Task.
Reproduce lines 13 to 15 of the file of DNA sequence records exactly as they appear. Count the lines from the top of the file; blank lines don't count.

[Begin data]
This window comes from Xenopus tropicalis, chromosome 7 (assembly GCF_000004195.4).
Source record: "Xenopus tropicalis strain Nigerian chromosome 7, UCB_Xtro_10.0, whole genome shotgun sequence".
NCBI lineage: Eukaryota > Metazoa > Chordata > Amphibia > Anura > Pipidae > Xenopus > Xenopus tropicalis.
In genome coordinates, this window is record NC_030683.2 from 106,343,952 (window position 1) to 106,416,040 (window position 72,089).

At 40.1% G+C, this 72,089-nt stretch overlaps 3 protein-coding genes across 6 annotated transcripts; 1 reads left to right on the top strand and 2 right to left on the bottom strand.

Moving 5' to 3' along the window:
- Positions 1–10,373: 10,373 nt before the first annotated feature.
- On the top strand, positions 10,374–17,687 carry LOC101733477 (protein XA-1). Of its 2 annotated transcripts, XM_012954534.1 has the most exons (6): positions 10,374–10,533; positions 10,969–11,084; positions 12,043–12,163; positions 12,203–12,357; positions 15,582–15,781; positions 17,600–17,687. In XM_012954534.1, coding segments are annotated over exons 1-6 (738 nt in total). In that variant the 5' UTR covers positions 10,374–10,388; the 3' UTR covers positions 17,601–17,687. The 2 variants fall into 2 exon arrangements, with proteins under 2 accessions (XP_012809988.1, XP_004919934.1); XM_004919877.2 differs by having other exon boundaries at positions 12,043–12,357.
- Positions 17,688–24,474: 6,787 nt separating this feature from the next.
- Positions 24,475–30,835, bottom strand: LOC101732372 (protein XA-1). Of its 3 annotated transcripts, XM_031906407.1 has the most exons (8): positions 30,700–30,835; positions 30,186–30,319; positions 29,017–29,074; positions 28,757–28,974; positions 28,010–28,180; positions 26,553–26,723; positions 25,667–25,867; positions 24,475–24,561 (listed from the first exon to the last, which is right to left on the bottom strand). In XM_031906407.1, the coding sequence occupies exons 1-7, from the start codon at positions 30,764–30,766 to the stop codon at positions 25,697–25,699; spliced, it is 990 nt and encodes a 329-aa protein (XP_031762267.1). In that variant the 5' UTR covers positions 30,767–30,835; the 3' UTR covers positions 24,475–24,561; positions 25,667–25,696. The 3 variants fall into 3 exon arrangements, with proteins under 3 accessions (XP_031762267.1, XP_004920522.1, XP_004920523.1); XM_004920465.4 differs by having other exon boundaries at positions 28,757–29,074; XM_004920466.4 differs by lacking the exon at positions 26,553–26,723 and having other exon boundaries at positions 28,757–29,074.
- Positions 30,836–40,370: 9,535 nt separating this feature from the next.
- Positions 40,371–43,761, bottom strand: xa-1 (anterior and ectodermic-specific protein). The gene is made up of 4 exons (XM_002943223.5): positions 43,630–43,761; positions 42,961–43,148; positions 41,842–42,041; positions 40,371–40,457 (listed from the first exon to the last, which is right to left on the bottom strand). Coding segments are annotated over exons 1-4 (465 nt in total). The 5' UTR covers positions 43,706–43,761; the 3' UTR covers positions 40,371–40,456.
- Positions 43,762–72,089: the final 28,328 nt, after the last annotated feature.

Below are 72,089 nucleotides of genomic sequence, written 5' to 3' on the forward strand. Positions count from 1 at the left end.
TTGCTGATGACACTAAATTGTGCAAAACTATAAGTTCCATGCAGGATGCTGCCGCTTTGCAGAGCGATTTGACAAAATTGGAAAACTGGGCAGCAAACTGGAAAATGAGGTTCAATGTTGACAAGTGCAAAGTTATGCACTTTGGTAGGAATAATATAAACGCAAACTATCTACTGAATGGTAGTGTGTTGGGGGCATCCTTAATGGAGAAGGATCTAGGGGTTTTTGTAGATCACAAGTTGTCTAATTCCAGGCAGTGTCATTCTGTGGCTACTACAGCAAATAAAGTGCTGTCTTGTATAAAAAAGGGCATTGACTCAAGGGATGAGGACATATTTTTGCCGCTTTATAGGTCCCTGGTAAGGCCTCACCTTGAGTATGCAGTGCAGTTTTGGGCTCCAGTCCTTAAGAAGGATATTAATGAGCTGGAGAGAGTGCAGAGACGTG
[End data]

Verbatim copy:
- Positions 43,762–72,089: the final 28,328 nt, after the last annotated feature.

Below are 72,089 nucleotides of genomic sequence, written 5' to 3' on the forward strand. Positions count from 1 at the left end.
TTGCTGATGACACTAAATTGTGCAAAACTATAAGTTCCATGCAGGATGCTGCCGCTTTGCAGAGCGATTTGACAAAATTGGAAAACTGGGCAGCAAACTGGAAAATGAGGTTCAATGTTGACAAGTGCAAAGTTATGCACTTTGGTAGGAATAATATAAACGCAAACTATCTACTGAATGGTAGTGTGTTGGGGGCATCCTTAATGGAGAAGGATCTAGGGGTTTTTGTAGATCACAAGTTGTCTAATTCCAGGCAGTGTCATTCTGTGGCTACTACAGCAAATAAAGTGCTGTCTTGTATAAAAAAGGGCATTGACTCAAGGGATGAGGACATATTTTTGCCGCTTTATAGGTCCCTGGTAAGGCCTCACCTTGAGTATGCAGTGCAGTTTTGGGCTCCAGTCCTTAAGAAGGATATTAATGAGCTGGAGAGAGTGCAGAGACGTG